Tennessee Coffee Cup Collection Among World’s Largest

Odd Collections, People
on December 5, 2012
Stuart Englert The Hubbells with two of their favorites—a Corning ware and McCoy stoneware cup.

Charles Hubbell, 81, of Culleoka, Tenn. (pop. 3,349), limits himself to one cup of coffee each morning. But when it comes to choosing a cup to drink from, the barn ceiling is the limit.

“I’m gonna keep collecting until the barn is full,” says Hubbell, who has amassed what may be the world’s largest collection of coffee cups and mugs.

More than 19,000 cups—ranging from dainty porcelain teacups to jumbo-size ceramic mugs—hang on the walls and from the ceilings of Hubbell’s two-car garage and wooden barn.

Hubbell’s colossal collection began spontaneously in 2007 after his wife, Dorothy, 75, walked into the garage laden with 16 mugs that had been crowding her kitchen cabinets.

“Do something with these,” she urged her husband.

Charles drove 16 nails into an overhead joist and hung the surplus mugs by their handles. After accomplishing his honey-do, he stood back and admired his work.

“They looked good hanging up,” he recalls. “I said: “Let’s go to yard sales and see if we can find some coffee cups.”

Yards sales and flea markets provided a plethora of cups, which the Hubbells bought by the boxfuls for a nickel or a dime apiece. “We never pay more than a dollar,” says Charles, a retired Monsanto maintenance worker.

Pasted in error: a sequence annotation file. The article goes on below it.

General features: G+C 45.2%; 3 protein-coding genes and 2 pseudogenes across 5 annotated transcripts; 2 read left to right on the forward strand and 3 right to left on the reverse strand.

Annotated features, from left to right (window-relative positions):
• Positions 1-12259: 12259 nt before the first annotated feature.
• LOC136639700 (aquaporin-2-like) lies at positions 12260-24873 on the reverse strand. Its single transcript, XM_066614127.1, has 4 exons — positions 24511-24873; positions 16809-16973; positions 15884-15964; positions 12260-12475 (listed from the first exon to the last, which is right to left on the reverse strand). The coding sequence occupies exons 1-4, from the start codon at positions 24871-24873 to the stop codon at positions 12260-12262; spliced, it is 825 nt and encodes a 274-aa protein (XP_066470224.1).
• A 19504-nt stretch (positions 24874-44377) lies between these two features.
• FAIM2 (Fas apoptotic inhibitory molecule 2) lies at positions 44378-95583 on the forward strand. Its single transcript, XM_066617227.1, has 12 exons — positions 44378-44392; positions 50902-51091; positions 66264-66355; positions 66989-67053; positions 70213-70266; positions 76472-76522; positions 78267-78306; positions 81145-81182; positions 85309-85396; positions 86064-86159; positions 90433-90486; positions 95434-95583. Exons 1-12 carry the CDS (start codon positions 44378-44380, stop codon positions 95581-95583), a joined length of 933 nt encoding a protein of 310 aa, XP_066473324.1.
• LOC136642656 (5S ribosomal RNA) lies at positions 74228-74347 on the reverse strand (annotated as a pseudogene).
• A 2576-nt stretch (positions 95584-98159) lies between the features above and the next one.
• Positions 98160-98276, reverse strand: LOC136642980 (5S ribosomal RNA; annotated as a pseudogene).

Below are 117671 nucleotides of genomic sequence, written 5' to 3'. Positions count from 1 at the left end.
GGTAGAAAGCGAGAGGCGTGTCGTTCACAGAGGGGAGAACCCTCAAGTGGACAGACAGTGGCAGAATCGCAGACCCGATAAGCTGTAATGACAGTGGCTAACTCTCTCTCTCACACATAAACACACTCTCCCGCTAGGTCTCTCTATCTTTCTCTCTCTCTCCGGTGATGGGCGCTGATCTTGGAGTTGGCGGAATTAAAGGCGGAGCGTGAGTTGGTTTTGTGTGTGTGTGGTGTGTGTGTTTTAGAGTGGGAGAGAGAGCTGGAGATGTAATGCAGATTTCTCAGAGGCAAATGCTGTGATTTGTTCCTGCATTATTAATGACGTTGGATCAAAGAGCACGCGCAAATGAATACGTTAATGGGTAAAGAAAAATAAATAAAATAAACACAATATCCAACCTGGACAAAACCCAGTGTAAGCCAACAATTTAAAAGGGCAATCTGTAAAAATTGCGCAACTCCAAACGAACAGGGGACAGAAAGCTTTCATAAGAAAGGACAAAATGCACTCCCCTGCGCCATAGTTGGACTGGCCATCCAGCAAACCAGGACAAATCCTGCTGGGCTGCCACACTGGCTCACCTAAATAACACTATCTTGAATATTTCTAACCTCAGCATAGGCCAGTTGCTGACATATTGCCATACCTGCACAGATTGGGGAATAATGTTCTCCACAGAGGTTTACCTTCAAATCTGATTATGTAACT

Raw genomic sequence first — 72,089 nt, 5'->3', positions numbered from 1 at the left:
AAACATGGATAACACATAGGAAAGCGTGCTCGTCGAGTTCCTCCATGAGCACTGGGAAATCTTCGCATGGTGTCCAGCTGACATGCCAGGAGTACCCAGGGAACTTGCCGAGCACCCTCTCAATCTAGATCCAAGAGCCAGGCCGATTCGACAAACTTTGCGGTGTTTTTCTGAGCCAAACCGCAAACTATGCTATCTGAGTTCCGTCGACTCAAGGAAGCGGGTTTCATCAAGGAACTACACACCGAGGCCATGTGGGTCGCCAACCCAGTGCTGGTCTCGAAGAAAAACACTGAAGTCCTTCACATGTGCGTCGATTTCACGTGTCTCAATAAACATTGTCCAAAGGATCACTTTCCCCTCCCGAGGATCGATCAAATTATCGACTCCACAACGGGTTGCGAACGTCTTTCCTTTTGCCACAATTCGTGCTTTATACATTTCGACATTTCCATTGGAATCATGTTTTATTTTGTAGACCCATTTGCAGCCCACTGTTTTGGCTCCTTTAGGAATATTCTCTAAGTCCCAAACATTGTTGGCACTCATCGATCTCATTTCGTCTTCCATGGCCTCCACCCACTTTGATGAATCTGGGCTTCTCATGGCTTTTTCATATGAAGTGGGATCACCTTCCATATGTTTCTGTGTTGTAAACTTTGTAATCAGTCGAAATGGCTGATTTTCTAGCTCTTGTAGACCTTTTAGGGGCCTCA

After family and friends heard about the Hubbells’ collection, hundreds of discarded gifts and souvenirs began arriving at their doorstep until the garage was filled with 6,000 mugs of various colors, shapes and sizes.

“We’ve had a lot of cups dropped off and we don’t even know who left them,” says Charles, now nicknamed the Cup Man.

“We can’t even send them a thank you note,” Dorothy adds.

After the Hubbells accumulate several hundred cups, Dorothy washes them and their son, Jerry, 49, and grandson, Jason, 25, hang them on nails or steel rods in the barn that once was used to dry tobacco.

“Since we don’t raise tobacco anymore, that’s about the best use for the old barn,” says Jerry, who likes helping his father collect and display the cups. “I enjoy watching daddy have fun at it.”

Charles maintains count of the cups on a cardboard ledger, recording each addition with a pen, though he never intended to set a world record.

In 2006, “Guinness World Records” listed Bob Thomson, of Caldwell, Idaho, as owner of the largest mug collection with 6,352 different cups. Thomson died in 2010.

While Charles has duplicates of many cups, he’s certain he has more kinds of mugs than the existing world record.

The Hubbells’ collection includes fine crystal cups with floral designs and stoneware mugs made in Germany. Most of the mugs are emblazoned with advertisements, colorful images or endearing phrases, from Eight O’Clock Coffee to Hawaiian palm trees to “I Love Mom.”

While the Hubbells own a few antique cups, Charles isn’t interested in acquiring rare collectibles. He’s focused on quantity.

“To me, a cup’s a cup,” says Charles, who sips his morning coffee from a nondescript piece of Corning ware. “I don’t think any more of one than another; I’m collecting for the number.”